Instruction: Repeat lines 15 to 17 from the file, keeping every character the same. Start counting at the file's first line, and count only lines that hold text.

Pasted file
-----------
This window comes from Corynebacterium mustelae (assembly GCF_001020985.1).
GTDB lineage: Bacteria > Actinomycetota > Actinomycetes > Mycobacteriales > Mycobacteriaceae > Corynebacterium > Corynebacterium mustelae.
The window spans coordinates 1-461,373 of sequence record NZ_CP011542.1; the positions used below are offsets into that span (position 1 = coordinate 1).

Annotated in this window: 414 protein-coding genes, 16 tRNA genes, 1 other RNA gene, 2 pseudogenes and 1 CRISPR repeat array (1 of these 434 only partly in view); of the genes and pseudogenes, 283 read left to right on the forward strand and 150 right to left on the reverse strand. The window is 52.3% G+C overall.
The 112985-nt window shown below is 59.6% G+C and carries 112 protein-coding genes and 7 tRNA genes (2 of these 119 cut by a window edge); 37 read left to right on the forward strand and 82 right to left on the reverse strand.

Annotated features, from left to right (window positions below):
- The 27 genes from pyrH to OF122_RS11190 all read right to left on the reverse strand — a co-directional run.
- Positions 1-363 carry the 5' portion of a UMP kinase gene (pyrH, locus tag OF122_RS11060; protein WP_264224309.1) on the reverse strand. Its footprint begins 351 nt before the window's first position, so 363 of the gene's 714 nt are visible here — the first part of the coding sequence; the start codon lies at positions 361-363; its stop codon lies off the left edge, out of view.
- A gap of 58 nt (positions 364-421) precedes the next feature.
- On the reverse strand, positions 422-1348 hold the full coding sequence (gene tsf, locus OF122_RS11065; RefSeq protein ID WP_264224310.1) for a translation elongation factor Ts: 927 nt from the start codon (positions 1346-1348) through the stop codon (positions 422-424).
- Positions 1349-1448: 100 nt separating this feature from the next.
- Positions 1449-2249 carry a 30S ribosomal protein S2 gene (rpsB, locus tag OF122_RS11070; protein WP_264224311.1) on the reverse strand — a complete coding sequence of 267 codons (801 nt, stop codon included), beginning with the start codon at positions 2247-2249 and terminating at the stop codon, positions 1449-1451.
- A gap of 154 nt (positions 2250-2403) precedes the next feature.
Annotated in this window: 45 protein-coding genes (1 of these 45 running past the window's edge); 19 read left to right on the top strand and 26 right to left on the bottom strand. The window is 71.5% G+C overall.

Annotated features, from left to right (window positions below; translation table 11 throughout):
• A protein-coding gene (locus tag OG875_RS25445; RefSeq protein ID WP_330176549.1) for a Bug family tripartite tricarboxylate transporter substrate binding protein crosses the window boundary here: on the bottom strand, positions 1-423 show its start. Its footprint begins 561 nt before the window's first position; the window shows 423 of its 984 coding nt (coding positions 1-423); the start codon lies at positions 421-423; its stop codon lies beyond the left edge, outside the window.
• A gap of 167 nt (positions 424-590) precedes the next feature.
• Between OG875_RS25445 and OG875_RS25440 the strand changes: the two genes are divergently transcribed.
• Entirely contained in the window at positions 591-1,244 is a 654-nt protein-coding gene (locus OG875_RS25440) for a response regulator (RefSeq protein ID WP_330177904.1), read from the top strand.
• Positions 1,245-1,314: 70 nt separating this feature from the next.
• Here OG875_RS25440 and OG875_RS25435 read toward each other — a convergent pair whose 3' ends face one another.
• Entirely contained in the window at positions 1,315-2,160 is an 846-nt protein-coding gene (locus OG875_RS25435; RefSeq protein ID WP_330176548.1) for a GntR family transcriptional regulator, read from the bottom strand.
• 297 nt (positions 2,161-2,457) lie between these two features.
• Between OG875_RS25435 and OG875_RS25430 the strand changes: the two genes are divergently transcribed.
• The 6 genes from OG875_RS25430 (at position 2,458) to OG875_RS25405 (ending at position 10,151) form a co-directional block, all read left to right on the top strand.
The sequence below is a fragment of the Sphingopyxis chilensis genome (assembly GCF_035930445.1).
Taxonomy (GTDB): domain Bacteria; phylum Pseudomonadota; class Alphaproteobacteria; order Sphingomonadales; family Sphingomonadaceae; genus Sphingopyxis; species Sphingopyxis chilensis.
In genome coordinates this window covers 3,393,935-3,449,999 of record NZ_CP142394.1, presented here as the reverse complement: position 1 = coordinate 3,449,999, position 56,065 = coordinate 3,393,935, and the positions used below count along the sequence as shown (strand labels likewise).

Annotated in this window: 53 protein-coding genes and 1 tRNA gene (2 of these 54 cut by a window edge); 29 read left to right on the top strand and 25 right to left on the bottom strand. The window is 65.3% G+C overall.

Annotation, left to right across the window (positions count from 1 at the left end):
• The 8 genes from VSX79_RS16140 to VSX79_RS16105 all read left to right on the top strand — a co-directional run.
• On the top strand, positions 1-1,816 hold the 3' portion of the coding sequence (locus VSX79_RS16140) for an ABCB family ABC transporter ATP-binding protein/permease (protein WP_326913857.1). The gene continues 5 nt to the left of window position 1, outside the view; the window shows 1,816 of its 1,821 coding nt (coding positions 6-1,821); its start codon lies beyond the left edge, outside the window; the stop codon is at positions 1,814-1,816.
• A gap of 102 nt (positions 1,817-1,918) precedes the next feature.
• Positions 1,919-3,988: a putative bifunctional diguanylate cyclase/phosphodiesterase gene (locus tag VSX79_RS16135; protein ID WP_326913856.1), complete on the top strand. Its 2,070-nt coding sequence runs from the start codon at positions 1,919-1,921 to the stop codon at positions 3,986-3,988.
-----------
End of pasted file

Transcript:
Annotated features, from left to right (window positions below; translation table 11 throughout):
• A protein-coding gene (locus tag OG875_RS25445; RefSeq protein ID WP_330176549.1) for a Bug family tripartite tricarboxylate transporter substrate binding protein crosses the window boundary here: on the bottom strand, positions 1-423 show its start. Its footprint begins 561 nt before the window's first position; the window shows 423 of its 984 coding nt (coding positions 1-423); the start codon lies at positions 421-423; its stop codon lies beyond the left edge, outside the window.
• A gap of 167 nt (positions 424-590) precedes the next feature.